Nasa’s mobile Mars Science Laboratory (MSL), the 900kg rover Curiosity, may have damaged one of two sets of wind sensors in its Rover Environmental Monitoring Station (REMS) during its dramatic landing on Mars, but it will still be providing daily weather reports from the Red Planet.
And, as a JPL/Nasa press release noted yesterday – with moving images
Curiosity will soon have a different patch of ground beneath it. Today, the six-wheeled rover wiggled its four corner wheels side to side for the first time on Mars, as a test of the steering actuators on those wheels. This was critical preparation for Curiosity’s first drive on Mars.
“Late tonight, we plan to send Curiosity the commands for doing our first drive tomorrow,” said Curiosity Mission Manager Michael Watkins of JPL.
Until then, here’s Adam Steltzner, Entry, Descent & Landing Phase Lead, JPL, talking Curiosity down to the surface of Mars with a computer simulation from NASA’s Eyes on the Solar System program and images from Curiosity’s Mars Descent Imager. Video from JPL News
Here’s a close-up of those wheel tracks
And from the JPL/Nasa press release
NASA’s Mars rover Curiosity has begun driving from its landing site, which scientists announced today they have named for the late author Ray Bradbury.
Making its first movement on the Martian surface, Curiosity’s drive combined forward, turn and reverse segments. This placed the rover roughly 20 feet (6 meters) from the spot where it landed 16 days ago.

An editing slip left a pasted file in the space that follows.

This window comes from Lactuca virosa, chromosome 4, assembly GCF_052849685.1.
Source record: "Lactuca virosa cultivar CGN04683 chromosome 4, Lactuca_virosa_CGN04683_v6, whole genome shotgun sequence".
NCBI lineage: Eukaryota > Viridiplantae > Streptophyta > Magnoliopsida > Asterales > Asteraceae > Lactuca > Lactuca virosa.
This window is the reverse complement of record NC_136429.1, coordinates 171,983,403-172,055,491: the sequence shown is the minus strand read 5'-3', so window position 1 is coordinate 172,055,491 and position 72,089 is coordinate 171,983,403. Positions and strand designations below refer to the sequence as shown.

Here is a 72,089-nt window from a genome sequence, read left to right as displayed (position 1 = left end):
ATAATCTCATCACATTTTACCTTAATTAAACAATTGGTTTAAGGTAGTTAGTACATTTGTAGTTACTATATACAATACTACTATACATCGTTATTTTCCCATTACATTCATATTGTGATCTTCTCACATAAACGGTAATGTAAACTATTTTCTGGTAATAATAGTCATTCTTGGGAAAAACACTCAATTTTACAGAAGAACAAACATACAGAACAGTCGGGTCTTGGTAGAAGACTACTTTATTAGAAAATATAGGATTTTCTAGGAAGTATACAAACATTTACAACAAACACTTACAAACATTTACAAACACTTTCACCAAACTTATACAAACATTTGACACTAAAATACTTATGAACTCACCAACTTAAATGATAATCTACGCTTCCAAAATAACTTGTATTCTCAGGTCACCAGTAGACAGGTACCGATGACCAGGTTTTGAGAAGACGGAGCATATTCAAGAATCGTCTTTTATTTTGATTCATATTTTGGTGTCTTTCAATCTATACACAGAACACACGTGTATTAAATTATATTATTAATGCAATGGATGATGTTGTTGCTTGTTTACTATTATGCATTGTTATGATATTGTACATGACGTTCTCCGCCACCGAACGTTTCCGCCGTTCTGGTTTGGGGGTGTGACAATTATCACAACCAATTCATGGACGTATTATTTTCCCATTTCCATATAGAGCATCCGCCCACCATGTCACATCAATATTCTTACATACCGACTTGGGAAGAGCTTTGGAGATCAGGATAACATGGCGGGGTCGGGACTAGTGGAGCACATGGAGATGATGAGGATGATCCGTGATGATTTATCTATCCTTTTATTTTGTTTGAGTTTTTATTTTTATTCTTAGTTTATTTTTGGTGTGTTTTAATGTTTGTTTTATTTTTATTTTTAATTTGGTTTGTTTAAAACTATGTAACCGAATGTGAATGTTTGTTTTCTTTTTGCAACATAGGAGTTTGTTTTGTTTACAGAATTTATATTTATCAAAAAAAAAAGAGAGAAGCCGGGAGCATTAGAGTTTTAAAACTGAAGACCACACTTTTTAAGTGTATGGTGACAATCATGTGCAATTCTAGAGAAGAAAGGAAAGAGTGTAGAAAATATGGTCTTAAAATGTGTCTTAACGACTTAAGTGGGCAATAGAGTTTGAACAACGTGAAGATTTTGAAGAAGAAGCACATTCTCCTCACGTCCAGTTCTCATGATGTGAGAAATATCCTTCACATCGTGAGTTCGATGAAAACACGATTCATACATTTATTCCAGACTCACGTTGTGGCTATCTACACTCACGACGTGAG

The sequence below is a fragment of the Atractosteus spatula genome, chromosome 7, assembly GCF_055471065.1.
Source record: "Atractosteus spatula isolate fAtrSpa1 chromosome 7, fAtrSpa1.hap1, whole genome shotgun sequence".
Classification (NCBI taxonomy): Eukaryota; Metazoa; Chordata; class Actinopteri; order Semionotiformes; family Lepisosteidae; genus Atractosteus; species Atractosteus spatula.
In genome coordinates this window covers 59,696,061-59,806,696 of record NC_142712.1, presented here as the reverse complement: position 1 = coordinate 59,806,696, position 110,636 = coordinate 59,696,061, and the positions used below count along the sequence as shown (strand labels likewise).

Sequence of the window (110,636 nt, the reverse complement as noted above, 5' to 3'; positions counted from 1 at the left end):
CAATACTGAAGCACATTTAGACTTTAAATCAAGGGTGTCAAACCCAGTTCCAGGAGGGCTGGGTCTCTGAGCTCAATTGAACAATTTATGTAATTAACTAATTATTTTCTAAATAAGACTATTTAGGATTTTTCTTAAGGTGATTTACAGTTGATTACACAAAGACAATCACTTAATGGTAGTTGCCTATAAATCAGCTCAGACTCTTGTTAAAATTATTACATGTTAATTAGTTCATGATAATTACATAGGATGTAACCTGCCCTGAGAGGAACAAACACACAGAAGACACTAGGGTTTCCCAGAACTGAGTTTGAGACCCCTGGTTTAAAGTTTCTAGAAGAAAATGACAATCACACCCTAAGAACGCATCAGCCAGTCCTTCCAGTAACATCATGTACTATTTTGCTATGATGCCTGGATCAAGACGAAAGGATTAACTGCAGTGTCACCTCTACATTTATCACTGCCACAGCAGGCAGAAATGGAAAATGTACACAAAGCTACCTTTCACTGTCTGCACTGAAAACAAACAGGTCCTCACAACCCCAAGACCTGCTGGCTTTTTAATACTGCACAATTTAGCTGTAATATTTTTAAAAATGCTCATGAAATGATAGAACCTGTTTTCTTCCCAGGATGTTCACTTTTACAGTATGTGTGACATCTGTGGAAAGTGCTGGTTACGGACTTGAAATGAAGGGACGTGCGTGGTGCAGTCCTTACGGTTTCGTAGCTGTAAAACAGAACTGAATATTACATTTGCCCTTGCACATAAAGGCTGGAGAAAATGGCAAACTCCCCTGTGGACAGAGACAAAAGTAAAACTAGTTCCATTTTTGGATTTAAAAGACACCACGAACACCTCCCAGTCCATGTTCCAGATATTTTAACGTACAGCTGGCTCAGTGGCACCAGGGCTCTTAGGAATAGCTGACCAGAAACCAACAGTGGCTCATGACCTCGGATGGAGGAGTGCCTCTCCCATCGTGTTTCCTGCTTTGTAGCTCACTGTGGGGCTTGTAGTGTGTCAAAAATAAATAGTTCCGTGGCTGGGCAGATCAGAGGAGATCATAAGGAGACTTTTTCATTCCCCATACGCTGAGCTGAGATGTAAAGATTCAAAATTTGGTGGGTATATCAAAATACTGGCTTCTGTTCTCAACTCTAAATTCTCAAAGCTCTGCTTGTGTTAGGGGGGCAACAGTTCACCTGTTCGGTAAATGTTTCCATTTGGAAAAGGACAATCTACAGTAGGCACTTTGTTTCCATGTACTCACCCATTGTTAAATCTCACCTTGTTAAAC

NASA has approved the Curiosity science team’s choice to name the landing ground for the influential author, who was born 92 years ago today and died this year. The location where Curiosity touched down is now called Bradbury Landing.
“This was not a difficult choice for the science team,” said Michael Meyer, NASA program scientist for Curiosity. “Many of us and millions of other readers were inspired in our lives by stories Ray Bradbury wrote to dream of the possibility of life on Mars.”
Today’s drive confirmed the health of Curiosity’s mobility system and produced the rover’s first wheel tracks on Mars, documented in images taken after the drive. During a news conference today at NASA’s Jet Propulsion Laboratory in Pasadena, Calif., the mission’s lead rover driver, Matt Heverly, showed an animation derived from visualization software used for planning the first drive.
“We have a fully functioning mobility system with lots of amazing exploration ahead,” Heverly said.
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